The priest said to me, “What if there was a particular class of persons, of human persons, and you never saw them or heard from them, and perhaps they pose some sort of a burden on others, and you found out that they were systematically being eliminated. Is there any other class of human beings where you would think this could be justified?”

I couldn't say “Yes” to that. It was a very defining moment where I thought, “I can't defend this anymore.”

Was there anything else that convicted you to be pro-life moving forward?

When I had my first child. Pregnancy is really beautiful, and it can be quite difficult. You are carrying a child, and your body is in full participation in creating this other life. I remember thinking when I was pregnant that I had so much more sympathy for women who found themselves unexpectedly pregnant, for women who were afraid.

Angela Wu Howard with her family in Alexandria, Virginia. The legal scholar cites her experience having her first child as a major turning point in her becoming strongly pro-life. Photo by Erin Donner.

Angela Wu Howard with her family in Alexandria, Virginia. The legal scholar cites her experience having her first child as a major turning point in her becoming strongly pro-life. (Erin Donner)

I also became so much more passionate about defending the unborn because I knew that this was a life, I knew this was a vulnerable human being that I had a sacred duty to protect, even though it required sacrifice on my part. I grew in my empathy for women who find themselves in difficult or painful situations, and also in my empathy for unborn children, for the life that they carry and how much we, as a society, not just women alone, owe to them.

What are your hopes for the future of the pro-life movement?

Whether or not Dobbs succeeds, and regardless of what happens at the legislative level, if that's where abortion law goes, I think the pro-life movement has a duty to women, to children, to fathers, and to families to create a pro-life culture, a whole life culture. That means providing the circumstances where families can flourish, and where human dignity is respected in all aspects of life. I think the movement as a whole can do a great deal better in actively presenting women with alternatives to abortion, and we can do that regardless of whether or not abortion is illegal.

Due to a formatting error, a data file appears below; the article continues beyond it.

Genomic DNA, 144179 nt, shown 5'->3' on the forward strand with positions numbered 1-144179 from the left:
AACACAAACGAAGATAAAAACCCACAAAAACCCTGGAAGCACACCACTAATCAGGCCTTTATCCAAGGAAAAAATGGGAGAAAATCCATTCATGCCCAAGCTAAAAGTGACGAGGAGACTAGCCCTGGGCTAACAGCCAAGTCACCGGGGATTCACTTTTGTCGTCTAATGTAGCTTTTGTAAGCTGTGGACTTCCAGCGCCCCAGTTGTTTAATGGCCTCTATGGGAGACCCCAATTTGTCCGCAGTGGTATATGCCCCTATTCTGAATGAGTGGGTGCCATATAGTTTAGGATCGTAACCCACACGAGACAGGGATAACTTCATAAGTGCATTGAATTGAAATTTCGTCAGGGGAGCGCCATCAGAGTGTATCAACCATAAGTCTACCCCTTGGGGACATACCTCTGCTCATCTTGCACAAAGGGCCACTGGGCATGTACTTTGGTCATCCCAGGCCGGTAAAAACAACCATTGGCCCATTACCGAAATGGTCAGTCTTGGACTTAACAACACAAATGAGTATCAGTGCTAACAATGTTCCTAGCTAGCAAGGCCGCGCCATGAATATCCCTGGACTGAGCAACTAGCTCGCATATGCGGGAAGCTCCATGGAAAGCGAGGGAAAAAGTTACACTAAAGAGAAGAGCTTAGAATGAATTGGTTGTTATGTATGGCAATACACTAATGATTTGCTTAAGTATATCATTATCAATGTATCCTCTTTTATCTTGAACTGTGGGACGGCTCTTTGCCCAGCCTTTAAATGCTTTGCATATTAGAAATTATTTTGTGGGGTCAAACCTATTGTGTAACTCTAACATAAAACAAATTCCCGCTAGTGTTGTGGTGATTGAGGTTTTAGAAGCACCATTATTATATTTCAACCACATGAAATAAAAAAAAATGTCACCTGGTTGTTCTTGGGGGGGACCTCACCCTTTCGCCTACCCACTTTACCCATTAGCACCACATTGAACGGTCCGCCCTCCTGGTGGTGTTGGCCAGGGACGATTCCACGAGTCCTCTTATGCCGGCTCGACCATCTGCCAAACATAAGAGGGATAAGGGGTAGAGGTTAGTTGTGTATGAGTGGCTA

In every city we lived in, we have, in our small way, supported or volunteered with pro-life ministries that help pregnant women and mothers, long after birth. There are always so many women who need help — they want to keep their babies — and these crisis pregnancy centers and homes are amazing, but they are always underfunded.

This emphasis on material and spiritual support does not diminish the legal case for limiting or banning abortion, because there is something really critical at stake there, and that is the inherent value of every human life, an accurate understanding of the science of life, and our willingness as a society to sacrifice for the vulnerable. But the principles that you see at stake in Dobbs and in all of these abortion cases bleed over into many areas of life that people who are not particularly concerned about abortion should be and are concerned about. I would think that even if you are not pro-life, you would want to help women keep their babies.

Religious actors, in particular, should do all the more to present women with viable alternatives. There should be publicly and privately funded alternatives for women in every city in America.

There’s another aspect to our witness, too, which we talked about earlier — creating a society that welcomes and supports families. Seamus Hasson, the founder of Becket, is deeply Catholic and has seven children. He set out to create a workplace where families could flourish, where he wouldn’t lose lawyers as soon as they had families to support. We have great maternity and paternity leave. Part-time and remote work has always been common for at least a season.

I am consistently impressed by what a non-issue parenthood and being a mother is in the quality of work produced. The firm searches for excellence, and has largely eliminated lifestyle barriers such that parents, and mothers in particular, can continue to be within the field of consideration.

The pro-life movement needs to be the leader in supporting people who come with relationships, families, obligations. Your job is not just supporting you and your ambitions, it’s supporting you as a whole human being. It can be a real witness in the pro-life movement to say, You do not have to leave your children behind to be successful here.

If somebody was considering an abortion and was talking with you about it today, what would you say to them?

I would ask for her story. I would want her to feel seen and heard. I would hope that she knows how deeply loved and valued she is as a human being, and I would want her to know that she is strong enough to choose life.

There are people waiting to be there for her, whether she chooses adoption or chooses to rear the baby on her own. There are people who want to help. She doesn’t have to sacrifice her children in order to flourish in life.

Autumn Jones

Catholic News Agency

Autumn Jones

Catholic News Agency